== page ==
This will be a short one. After yesterday’s post, I swear. 🙂
So, I visited a temple (an overrated one, at that) recently. And I asked myself, am I an atheist. I definitely have a problem with religious people, who do all the vegetarianism-bullshit and claim it to be symbolic of some kind of devotion. I know cool people who go like they’re vegetarian because they were raised that way, or choose to be that way, simply for some kind of comfort. I’m absolutely cool with that. Live and let live. And obviously, I’m not stopping those religious devotees from being vegetarian out of religion. It just pisses me off, and makes me think of them as being lame.
So back to the question, am I an atheist. I also have a problem with people who impost their atheism with much zeal and fanaticism. It looks fictitiously pretentious to me. Not because I’d insist believing in a god or religion is in built in us, and anybody who claims not to, is acting it. Just the fact that when they do it to an extent above averagely, there are high chances they’re doing it for the sake of anti-conformism. Which is obviously pathetic-loserish. However much Anurag might say I’m one myself.
So I don’t say I’m an atheist, but I definitely don’t believe in religion. How I answer that question, is that I have no problem with believing in God – and sometimes in a happy mood, I might go a step ahead and say I actually believe in [a] God[s]. I talk to mine regularly. But I don’t believe in religion. And it is an interesting limitation of the English vocabulary (or perhaps only mine), that does not articulate this middle path well enough.
Wikipedia defines atheism as the belief that there are no deities. According to what I understand as being a deity, I’m an atheist. But in popular interpretation, an atheist is one of those thorough [in pretense, at least] science nerds, who wants to reason out the existence of the universe with cause and effect. I sure want to do that too, but I don’t discount supernatural existences. I have participated in one of those lifting a weight-with-a-fingertip seminar, in which we actually did that. It was not something which ‘opened my eyes’ – it just reinforced my belief that human at least, if not all beings, have some subliminal awesomeness that is tough to explicitly establish. That should be perhaps the subjective definition on how to define the presence of life. Or perhaps only humanity, but we should not be conceited to presume it is exclusively human, as we so often are.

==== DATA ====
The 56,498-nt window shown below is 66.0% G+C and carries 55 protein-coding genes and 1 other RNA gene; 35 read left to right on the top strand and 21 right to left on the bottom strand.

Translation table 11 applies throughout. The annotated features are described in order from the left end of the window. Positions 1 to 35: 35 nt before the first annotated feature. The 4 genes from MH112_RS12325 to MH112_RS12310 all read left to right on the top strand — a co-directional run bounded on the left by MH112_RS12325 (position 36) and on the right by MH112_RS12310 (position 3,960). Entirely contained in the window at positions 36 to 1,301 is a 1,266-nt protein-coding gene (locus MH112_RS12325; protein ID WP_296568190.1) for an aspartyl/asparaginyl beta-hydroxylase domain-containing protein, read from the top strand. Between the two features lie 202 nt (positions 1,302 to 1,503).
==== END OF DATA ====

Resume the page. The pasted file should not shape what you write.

Somewhat going back to the point, the merging of ideas of a/multiple God(s), deities, and supernatural powers, and religion, show a certain lack of thought in what is popular human communication (not the only one for sure, but one of the jarring ones, which hurt me).
But the realization that there is a poor distinction in those ideas, made me understand the logic behind those apocryphal (read: densely shitty) stories which try to disprove the existence of God by showing the futility of prayer, or prove the existence of God by “He made you to do that work. You are the hand of God” kind of crap.
So I’ll abruptly end here, by saying it’s odd how few people seem to innately that God and religion can be entirely different and inconsistent thought processes. But perhaps that’s because I’m not using the same dictionary at all. 😉